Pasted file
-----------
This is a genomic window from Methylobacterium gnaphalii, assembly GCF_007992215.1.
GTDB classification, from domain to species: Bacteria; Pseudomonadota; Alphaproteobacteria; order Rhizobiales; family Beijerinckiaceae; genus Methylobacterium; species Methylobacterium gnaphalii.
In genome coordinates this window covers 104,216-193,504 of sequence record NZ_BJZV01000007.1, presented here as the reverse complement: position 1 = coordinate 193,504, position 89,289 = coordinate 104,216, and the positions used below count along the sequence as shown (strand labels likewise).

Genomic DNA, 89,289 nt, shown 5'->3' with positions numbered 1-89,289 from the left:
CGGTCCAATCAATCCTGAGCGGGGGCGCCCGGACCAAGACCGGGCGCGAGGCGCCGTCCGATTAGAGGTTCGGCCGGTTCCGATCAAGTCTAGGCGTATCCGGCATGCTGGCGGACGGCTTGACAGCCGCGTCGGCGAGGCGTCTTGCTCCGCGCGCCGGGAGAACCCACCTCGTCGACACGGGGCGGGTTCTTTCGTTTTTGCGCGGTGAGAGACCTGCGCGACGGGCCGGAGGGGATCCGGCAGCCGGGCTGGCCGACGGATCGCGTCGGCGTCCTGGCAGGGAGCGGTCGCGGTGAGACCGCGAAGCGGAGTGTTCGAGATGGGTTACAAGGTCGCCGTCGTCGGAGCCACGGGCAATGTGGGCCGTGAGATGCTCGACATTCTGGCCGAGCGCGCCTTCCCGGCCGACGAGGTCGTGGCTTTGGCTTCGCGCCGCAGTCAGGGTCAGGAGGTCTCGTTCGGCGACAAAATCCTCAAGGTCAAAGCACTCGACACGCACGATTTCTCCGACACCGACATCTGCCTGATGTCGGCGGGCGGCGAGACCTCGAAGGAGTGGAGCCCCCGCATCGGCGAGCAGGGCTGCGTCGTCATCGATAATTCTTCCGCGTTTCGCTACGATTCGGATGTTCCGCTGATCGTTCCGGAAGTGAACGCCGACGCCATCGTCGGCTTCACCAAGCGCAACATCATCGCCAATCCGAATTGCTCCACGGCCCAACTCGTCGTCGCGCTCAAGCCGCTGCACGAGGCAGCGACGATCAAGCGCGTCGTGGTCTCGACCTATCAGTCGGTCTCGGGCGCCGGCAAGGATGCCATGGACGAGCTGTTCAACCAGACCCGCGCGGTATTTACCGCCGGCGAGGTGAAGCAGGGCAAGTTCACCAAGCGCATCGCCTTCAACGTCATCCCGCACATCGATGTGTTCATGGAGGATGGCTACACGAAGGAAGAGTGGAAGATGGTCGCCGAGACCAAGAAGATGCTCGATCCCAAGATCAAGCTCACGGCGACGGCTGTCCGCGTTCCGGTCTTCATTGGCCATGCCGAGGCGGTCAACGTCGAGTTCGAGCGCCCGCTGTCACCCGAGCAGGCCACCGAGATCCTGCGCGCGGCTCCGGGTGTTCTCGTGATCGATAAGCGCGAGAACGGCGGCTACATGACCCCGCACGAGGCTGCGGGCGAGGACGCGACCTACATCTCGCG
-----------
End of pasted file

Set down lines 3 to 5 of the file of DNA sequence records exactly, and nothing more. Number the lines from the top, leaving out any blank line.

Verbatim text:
In genome coordinates this window covers 104,216-193,504 of sequence record NZ_BJZV01000007.1, presented here as the reverse complement: position 1 = coordinate 193,504, position 89,289 = coordinate 104,216, and the positions used below count along the sequence as shown (strand labels likewise).

Genomic DNA, 89,289 nt, shown 5'->3' with positions numbered 1-89,289 from the left:
CGGTCCAATCAATCCTGAGCGGGGGCGCCCGGACCAAGACCGGGCGCGAGGCGCCGTCCGATTAGAGGTTCGGCCGGTTCCGATCAAGTCTAGGCGTATCCGGCATGCTGGCGGACGGCTTGACAGCCGCGTCGGCGAGGCGTCTTGCTCCGCGCGCCGGGAGAACCCACCTCGTCGACACGGGGCGGGTTCTTTCGTTTTTGCGCGGTGAGAGACCTGCGCGACGGGCCGGAGGGGATCCGGCAGCCGGGCTGGCCGACGGATCGCGTCGGCGTCCTGGCAGGGAGCGGTCGCGGTGAGACCGCGAAGCGGAGTGTTCGAGATGGGTTACAAGGTCGCCGTCGTCGGAGCCACGGGCAATGTGGGCCGTGAGATGCTCGACATTCTGGCCGAGCGCGCCTTCCCGGCCGACGAGGTCGTGGCTTTGGCTTCGCGCCGCAGTCAGGGTCAGGAGGTCTCGTTCGGCGACAAAATCCTCAAGGTCAAAGCACTCGACACGCACGATTTCTCCGACACCGACATCTGCCTGATGTCGGCGGGCGGCGAGACCTCGAAGGAGTGGAGCCCCCGCATCGGCGAGCAGGGCTGCGTCGTCATCGATAATTCTTCCGCGTTTCGCTACGATTCGGATGTTCCGCTGATCGTTCCGGAAGTGAACGCCGACGCCATCGTCGGCTTCACCAAGCGCAACATCATCGCCAATCCGAATTGCTCCACGGCCCAACTCGTCGTCGCGCTCAAGCCGCTGCACGAGGCAGCGACGATCAAGCGCGTCGTGGTCTCGACCTATCAGTCGGTCTCGGGCGCCGGCAAGGATGCCATGGACGAGCTGTTCAACCAGACCCGCGCGGTATTTACCGCCGGCGAGGTGAAGCAGGGCAAGTTCACCAAGCGCATCGCCTTCAACGTCATCCCGCACATCGATGTGTTCATGGAGGATGGCTACACGAAGGAAGAGTGGAAGATGGTCGCCGAGACCAAGAAGATGCTCGATCCCAAGATCAAGCTCACGGCGACGGCTGTCCGCGTTCCGGTCTTCATTGGCCATGCCGAGGCGGTCAACGTCGAGTTCGAGCGCCCGCTGTCACCCGAGCAGGCCACCGAGATCCTGCGCGCGGCTCCGGGTGTTCTCGTGATCGATAAGCGCGAGAACGGCGGCTACATGACCCCGCACGAGGCTGCGGGCGAGGACGCGACCTACATCTCGCG